U.S. Open doctor breaks barriers for Asian Americans

FLUSHING, Queens (WABC) -- The U.S. Open begins in Queens next week, and as the athletes hit the courts, a doctor treating them is breaking barriers.

Dr. Alexis Colvin is the first Asian American and first female to hold the title of Chief Medical Officer at the Open.

While superstar athletes like Naomi Osaka are breaking barriers on the court, there are women of color shattering glass ceilings off the court too.

Meet Dr. Alexis Colvin, a rockstar in the world of tennis, making history in her own way.

"Usually, it's the trainer or physician that goes out first, and then they'd call the doctor over if they need additional on court treatment," Colvin said.

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Julie Bowen and her sister, who happens to be a doctor, were in the right place at the right time to render aid.

Colvin is an orthopedic surgeon at Mount Sinai Hospital.

She is the first Asian American, and first woman, to be Chief Medical Officer for the U.S. Open.

In a space heavily dominated by men, it was a path that took her 25 years to blaze. The sport that has come to define so much of her own story.

"I went on dates with my future husband here, sitting in the nosebleed seats," Colvin said. "It's pretty amazing to be able to walk onto the grounds of the U.S. Open every year and call this my office for almost a month."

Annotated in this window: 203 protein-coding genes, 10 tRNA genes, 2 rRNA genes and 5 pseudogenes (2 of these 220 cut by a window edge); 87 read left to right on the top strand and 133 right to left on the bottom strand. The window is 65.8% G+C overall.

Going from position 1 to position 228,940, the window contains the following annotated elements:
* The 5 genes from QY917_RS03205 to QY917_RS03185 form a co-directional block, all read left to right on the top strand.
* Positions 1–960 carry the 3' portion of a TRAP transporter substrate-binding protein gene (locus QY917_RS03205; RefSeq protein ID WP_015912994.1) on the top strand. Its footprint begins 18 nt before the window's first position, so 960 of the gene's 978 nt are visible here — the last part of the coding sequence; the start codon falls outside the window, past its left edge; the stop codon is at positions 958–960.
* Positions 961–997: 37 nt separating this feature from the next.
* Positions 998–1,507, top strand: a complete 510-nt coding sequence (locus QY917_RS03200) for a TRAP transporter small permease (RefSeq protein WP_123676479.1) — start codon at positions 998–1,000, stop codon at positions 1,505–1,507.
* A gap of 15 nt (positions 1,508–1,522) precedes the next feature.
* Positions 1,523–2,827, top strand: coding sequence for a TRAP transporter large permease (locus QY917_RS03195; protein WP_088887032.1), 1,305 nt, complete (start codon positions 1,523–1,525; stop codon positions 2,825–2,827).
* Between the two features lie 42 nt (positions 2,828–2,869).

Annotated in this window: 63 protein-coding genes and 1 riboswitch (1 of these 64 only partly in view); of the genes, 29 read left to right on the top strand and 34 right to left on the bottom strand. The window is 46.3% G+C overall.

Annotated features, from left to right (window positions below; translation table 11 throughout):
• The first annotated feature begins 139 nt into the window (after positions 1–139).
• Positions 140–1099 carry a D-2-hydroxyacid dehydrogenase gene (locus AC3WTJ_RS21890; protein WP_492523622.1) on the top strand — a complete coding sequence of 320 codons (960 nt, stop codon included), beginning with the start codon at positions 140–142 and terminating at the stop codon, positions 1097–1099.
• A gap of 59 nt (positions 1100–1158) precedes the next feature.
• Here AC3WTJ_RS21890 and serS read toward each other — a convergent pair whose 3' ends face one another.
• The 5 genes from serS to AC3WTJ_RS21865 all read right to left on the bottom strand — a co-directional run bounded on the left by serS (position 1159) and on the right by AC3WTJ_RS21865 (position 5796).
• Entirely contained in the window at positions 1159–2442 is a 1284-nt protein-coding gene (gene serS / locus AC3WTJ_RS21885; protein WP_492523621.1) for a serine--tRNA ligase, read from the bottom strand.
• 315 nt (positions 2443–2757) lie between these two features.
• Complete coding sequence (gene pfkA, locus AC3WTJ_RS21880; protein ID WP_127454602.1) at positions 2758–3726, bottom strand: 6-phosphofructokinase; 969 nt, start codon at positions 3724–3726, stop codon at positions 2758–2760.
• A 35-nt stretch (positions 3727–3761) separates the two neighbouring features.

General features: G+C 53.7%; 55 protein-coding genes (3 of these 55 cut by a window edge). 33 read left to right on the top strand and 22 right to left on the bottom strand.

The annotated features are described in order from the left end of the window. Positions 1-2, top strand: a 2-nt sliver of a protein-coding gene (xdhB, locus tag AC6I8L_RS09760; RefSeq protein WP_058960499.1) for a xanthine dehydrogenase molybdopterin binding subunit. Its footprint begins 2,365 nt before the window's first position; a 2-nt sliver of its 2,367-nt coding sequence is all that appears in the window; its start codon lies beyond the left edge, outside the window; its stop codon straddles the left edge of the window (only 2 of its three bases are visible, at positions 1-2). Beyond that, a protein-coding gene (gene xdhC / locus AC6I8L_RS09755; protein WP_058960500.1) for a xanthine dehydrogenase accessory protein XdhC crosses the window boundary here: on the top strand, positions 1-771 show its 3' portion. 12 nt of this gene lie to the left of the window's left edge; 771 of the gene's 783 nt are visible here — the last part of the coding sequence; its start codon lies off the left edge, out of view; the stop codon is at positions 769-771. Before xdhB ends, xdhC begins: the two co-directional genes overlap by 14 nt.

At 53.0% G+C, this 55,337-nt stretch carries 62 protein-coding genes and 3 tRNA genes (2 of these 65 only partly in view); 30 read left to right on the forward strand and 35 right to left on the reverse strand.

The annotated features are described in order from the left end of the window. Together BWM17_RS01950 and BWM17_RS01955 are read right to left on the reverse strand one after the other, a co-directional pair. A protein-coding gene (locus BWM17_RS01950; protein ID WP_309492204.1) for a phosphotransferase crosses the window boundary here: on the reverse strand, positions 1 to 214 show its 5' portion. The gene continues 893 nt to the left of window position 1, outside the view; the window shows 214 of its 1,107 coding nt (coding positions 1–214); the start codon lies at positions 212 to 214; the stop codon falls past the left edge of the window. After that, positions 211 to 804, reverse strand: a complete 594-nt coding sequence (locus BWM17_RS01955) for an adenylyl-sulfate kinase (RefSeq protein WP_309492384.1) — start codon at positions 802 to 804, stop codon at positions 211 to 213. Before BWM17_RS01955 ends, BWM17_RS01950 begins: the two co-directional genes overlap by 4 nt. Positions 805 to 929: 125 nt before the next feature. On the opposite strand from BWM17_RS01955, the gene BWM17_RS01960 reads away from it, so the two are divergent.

Throughout the year Dr. Colvin travels with world class athletes.

You don't see many Asian women playing tennis or on the court as a coach or doctor, so she hopes her story will inspire others like her.

She has been serving as chief medical officer for several years now, but she believes visibility and representation are more important now than ever.

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"This year you just could not ignore it. The increase in Asian hate crimes," Colvin said. "I don't think it's necessarily going away because now that people recognize it, there could be more attention to it."

Meanwhile being the top doctor at the Open, she says is like being on call for three weeks straight. But that isn't a bad thing.

"I didn't even know that this was a possibility," Colvin said.

It is a possibility now, because of pioneers like her.

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